AbstractMulti-Radar Multi-Sensor (MRMS) quantitative precipitation estimation (QPE) radar only (Q3RAD), Q3RAD local gauge corrected (Q3gc), dual polarization (Dual Pol), legacy Precipitation Processing System (PPS), and National Centers for Environmental Prediction (NCEP) stage IV product performance were evaluated for data collected east of the Rockies during the 2014 warm season. For over 22 000 radar QPE–gauge data pairs, Q3RAD had a higher correlation coefficient (0.85) and a lower mean absolute error (9.4 mm) than the Dual Pol (0.83 and 10.5 mm, respectively) and PPS (0.79 and 10.8 mm, respectively). Q3RAD performed best when the radar beam sampled precipitation within or above the melting layer because of its use of a reflectivity mosaic corrected for brightband contamination. Both NCEP stage IV and Q3gc showed improvement over the radar-only QPEs; while stage IV exhibited the lower errors, the performance of Q3gc was remarkable considering the estimates were automatically generated in near–real time. Regional analysis indicated Q3RAD outperformed Dual Pol and PPS over the southern plains, Southeast/mid-Atlantic, and Northeast. Over the northern United States, Q3RAD had a higher wet bias below the melting layer than both Dual Pol and PPS; within and above the melting layer, Q3RAD exhibited the lowest errors. The Q3RAD wet bias was likely due to MRMS’s overestimation of tropical rain areas in continental regions and applying a high yield reflectivity–rain-rate relationship. An adjustment based on precipitation climatology reduced the wet bias errors by ~22% and will be implemented in the operational MRMS in the fall of 2016.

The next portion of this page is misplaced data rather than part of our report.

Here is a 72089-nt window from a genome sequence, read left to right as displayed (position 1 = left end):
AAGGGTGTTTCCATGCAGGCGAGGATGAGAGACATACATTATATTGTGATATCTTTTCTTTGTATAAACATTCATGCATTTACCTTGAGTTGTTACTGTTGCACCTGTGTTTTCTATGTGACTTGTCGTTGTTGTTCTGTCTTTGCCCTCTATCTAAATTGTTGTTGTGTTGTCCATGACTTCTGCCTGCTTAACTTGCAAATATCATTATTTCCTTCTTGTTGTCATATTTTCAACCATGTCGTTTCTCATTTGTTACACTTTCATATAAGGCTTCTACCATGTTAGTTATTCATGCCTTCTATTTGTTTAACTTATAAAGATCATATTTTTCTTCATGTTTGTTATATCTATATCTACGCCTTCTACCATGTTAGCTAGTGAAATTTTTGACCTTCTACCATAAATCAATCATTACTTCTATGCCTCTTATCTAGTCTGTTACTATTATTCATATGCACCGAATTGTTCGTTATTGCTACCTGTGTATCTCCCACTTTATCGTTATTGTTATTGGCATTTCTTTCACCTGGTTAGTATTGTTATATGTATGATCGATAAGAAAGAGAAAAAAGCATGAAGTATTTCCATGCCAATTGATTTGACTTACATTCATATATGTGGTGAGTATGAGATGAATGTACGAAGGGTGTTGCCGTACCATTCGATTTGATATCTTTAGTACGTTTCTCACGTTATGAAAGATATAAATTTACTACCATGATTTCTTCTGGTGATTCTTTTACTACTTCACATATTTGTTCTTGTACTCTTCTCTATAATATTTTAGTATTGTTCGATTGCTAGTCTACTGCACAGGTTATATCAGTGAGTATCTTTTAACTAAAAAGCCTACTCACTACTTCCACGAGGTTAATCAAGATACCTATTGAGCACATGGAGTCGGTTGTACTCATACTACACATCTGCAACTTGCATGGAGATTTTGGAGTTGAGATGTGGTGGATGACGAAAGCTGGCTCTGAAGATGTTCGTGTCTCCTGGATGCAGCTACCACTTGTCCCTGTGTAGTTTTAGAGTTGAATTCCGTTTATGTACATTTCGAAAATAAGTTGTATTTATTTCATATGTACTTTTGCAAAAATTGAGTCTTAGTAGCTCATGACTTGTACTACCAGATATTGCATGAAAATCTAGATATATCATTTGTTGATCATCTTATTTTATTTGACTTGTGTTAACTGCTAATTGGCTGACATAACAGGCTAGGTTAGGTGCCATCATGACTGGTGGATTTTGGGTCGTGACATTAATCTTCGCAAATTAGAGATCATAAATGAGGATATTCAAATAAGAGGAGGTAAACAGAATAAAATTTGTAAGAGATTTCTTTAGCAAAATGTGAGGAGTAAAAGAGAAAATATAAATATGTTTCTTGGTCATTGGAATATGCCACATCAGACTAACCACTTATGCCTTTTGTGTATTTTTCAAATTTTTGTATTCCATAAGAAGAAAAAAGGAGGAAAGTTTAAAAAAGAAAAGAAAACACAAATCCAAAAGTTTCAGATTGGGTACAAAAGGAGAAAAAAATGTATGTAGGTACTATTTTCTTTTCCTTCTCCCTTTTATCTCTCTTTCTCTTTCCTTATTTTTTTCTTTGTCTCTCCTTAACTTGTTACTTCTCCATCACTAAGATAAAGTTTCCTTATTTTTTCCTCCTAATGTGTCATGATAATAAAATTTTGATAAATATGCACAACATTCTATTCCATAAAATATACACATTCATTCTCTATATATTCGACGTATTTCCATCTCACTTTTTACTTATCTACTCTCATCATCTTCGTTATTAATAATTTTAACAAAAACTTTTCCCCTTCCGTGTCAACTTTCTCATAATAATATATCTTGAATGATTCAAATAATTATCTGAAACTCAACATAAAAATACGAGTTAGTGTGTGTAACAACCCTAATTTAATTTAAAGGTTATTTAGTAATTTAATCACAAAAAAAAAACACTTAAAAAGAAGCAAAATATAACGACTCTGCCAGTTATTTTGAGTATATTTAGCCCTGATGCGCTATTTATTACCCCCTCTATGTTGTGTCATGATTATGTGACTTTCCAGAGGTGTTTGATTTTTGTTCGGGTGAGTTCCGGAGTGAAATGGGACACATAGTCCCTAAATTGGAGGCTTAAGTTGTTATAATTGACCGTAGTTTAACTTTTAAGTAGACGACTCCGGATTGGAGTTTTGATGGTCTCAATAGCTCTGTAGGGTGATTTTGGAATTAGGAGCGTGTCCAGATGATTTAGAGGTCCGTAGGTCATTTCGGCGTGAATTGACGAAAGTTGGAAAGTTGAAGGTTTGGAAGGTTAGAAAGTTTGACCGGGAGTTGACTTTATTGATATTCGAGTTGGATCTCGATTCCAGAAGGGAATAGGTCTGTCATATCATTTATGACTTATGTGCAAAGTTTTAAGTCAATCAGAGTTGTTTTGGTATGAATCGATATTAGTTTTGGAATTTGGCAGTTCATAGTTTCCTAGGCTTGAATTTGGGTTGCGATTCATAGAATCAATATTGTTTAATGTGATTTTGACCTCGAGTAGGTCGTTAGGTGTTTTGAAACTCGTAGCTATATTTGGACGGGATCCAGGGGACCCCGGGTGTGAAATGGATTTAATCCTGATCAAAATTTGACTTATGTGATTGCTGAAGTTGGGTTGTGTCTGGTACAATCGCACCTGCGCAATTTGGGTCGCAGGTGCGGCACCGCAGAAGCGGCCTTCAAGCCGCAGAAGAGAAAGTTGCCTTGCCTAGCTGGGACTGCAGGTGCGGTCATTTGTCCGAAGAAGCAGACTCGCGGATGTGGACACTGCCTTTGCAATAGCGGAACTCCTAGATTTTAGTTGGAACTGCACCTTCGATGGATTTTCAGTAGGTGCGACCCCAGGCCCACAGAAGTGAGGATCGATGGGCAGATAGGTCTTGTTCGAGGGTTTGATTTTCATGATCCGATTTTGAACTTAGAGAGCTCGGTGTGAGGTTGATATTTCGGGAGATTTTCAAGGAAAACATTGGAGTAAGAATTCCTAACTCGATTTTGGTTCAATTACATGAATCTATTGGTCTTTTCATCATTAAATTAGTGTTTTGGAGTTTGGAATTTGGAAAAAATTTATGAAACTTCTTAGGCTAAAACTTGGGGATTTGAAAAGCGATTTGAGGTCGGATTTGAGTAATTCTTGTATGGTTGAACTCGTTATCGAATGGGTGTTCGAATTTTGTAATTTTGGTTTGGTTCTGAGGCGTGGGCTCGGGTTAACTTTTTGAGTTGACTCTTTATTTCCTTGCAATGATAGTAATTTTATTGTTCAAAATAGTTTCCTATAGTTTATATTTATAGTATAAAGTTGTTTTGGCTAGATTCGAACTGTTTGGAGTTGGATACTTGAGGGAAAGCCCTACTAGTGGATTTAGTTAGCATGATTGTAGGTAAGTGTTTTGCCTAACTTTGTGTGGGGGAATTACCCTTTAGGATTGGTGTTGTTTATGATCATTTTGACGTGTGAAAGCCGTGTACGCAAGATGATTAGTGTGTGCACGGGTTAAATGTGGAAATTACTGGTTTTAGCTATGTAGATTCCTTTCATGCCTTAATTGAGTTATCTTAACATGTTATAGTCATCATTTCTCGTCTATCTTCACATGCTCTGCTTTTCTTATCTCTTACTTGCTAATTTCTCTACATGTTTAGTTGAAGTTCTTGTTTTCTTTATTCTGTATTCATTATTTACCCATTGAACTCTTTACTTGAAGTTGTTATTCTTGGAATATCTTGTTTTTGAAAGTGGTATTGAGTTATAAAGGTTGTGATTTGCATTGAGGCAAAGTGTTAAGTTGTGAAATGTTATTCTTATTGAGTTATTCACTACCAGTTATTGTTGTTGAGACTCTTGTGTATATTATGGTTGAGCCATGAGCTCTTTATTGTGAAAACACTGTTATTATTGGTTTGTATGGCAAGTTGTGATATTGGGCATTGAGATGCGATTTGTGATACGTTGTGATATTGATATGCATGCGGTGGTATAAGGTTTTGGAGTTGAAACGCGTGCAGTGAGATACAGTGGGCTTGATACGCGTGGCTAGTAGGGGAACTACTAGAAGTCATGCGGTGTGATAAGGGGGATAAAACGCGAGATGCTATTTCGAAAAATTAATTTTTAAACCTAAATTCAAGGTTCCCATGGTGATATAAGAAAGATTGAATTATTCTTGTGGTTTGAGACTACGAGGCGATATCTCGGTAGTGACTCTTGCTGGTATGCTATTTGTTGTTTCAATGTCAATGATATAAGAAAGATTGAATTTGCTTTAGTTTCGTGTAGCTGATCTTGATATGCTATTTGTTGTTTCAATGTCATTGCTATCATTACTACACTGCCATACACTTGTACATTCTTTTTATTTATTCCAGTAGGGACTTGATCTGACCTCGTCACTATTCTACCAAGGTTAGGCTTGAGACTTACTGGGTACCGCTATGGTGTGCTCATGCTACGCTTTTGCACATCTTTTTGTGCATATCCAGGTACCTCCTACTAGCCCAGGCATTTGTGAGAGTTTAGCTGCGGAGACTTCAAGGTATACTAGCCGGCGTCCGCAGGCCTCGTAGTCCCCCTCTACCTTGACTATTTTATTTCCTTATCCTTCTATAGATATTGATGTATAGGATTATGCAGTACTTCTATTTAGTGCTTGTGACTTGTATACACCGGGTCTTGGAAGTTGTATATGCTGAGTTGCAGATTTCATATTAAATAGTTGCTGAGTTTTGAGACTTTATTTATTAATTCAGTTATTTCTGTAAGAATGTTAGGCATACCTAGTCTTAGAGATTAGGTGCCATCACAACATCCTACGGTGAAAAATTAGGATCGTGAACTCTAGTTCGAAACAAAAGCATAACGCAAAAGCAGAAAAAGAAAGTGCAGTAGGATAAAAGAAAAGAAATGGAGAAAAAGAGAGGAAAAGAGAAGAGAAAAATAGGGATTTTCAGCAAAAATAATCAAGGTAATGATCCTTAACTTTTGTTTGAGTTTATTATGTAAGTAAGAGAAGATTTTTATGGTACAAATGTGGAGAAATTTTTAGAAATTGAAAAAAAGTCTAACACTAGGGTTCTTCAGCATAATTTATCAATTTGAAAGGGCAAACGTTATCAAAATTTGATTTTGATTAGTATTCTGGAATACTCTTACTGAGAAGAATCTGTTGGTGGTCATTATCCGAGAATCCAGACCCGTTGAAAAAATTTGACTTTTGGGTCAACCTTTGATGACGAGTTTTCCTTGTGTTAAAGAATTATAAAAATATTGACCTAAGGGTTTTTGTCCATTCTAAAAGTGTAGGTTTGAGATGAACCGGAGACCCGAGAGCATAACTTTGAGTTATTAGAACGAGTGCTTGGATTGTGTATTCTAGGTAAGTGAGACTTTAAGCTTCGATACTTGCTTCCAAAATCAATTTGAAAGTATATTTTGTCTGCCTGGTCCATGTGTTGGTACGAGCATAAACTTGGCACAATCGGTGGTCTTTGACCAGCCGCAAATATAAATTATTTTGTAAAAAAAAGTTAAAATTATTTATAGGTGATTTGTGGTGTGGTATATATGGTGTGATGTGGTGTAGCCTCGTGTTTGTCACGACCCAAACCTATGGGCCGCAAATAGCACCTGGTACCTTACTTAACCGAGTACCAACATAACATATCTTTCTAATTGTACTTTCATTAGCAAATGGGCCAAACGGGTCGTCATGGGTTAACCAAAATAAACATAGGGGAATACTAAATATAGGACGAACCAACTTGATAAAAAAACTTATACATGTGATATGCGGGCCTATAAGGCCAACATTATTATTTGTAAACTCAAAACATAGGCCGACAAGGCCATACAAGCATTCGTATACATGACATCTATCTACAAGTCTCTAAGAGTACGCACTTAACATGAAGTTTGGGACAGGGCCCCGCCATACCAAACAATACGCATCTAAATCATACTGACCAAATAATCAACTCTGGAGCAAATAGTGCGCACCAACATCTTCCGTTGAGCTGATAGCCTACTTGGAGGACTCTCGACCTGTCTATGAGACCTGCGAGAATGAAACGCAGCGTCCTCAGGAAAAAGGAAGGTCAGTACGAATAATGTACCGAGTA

Journal of Hydrometeorology – American Meteorological Society
Published: Mar 27, 2017
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